• ItemOpen Access
    Quantifying proximity, confinement, and interventions in disease outbreaks: a decision support framework for air-transported pathogens
    (Colorado State University. Libraries, 2021-02-19) Bond, Tami C, author; Bosco-Lauth, Angela, author; Farmer, Delphine K., author; Francisco, Paul W., author; Pierce, Jeffrey R., author; Fedak, Kristen M., author; Ham, Jay M., author; Jathar, Shantanu H., author; VandeWoude, Sue, author; Environmental Science & Technology, publisher
    The inability to communicate how infectious diseases are transmitted in human environments has triggered avoidance of interactions during the COVID-19 pandemic. We define a metric, Effective ReBreathed Volume (ERBV), that encapsulates how infectious pathogens, including SARS-CoV-2, transport in air. ERBV separates environmental transport from other factors in the chain of infection, allowing quantitative comparisons among situations. Particle size affects transport, removal onto surfaces, and elimination by mitigation measures, so ERBV is presented for a range of exhaled particle diameters: 1, 10, and 100 μm. Pathogen transport depends on both proximity and confinement. If interpersonal distancing of 2 m is maintained, then confinement, not proximity, dominates rebreathing after 10–15 min in enclosed spaces for all but 100 μm particles. We analyze strategies to reduce this confinement effect. Ventilation and filtration reduce person-to-person transport of 1 μm particles (ERBV1) by 13–85% in residential and office situations. Deposition to surfaces competes with intentional removal for 10 and 100 μm particles, so the same interventions reduce ERBV10 by only 3–50%, and ERBV100 is unaffected. Prior knowledge of size-dependent ERBV would help identify transmission modes and effective interventions. This framework supports mitigation decisions in emerging situations, even before other infectious parameters are known.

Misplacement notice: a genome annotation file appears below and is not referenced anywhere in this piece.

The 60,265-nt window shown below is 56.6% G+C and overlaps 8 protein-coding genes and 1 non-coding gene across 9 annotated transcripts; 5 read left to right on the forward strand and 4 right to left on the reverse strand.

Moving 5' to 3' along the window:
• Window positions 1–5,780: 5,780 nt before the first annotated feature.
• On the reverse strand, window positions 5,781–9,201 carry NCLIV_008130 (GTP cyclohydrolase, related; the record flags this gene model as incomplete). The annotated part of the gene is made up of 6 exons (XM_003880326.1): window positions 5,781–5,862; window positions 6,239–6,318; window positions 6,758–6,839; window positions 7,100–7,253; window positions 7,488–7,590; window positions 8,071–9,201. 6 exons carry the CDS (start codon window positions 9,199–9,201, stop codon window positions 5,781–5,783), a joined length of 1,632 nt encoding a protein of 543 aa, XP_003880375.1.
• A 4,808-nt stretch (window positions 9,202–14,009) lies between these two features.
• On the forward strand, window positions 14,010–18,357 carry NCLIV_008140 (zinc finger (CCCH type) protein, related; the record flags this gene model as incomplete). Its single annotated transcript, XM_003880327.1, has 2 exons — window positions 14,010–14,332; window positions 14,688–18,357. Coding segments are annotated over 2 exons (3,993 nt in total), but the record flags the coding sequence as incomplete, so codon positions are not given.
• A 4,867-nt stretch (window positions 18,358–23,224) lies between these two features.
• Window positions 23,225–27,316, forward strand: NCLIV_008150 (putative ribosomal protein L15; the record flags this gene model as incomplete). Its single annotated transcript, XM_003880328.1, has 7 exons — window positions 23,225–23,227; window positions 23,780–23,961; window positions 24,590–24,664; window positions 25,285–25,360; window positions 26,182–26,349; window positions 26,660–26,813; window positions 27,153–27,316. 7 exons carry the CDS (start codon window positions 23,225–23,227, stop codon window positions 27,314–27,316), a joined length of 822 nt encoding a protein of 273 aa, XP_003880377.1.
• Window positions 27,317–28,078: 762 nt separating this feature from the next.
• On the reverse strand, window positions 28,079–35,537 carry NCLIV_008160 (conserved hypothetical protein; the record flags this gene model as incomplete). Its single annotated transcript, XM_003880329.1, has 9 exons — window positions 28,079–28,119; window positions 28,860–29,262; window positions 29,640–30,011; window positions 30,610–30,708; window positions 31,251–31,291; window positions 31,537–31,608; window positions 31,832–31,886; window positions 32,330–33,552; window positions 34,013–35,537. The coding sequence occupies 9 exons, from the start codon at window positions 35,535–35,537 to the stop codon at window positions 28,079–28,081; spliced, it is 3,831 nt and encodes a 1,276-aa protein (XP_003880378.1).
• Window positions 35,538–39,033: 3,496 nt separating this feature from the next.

• ItemOpen Access
    Health impact assessment of coal-fired boiler retirement at the Martin Drake and Comanche power plants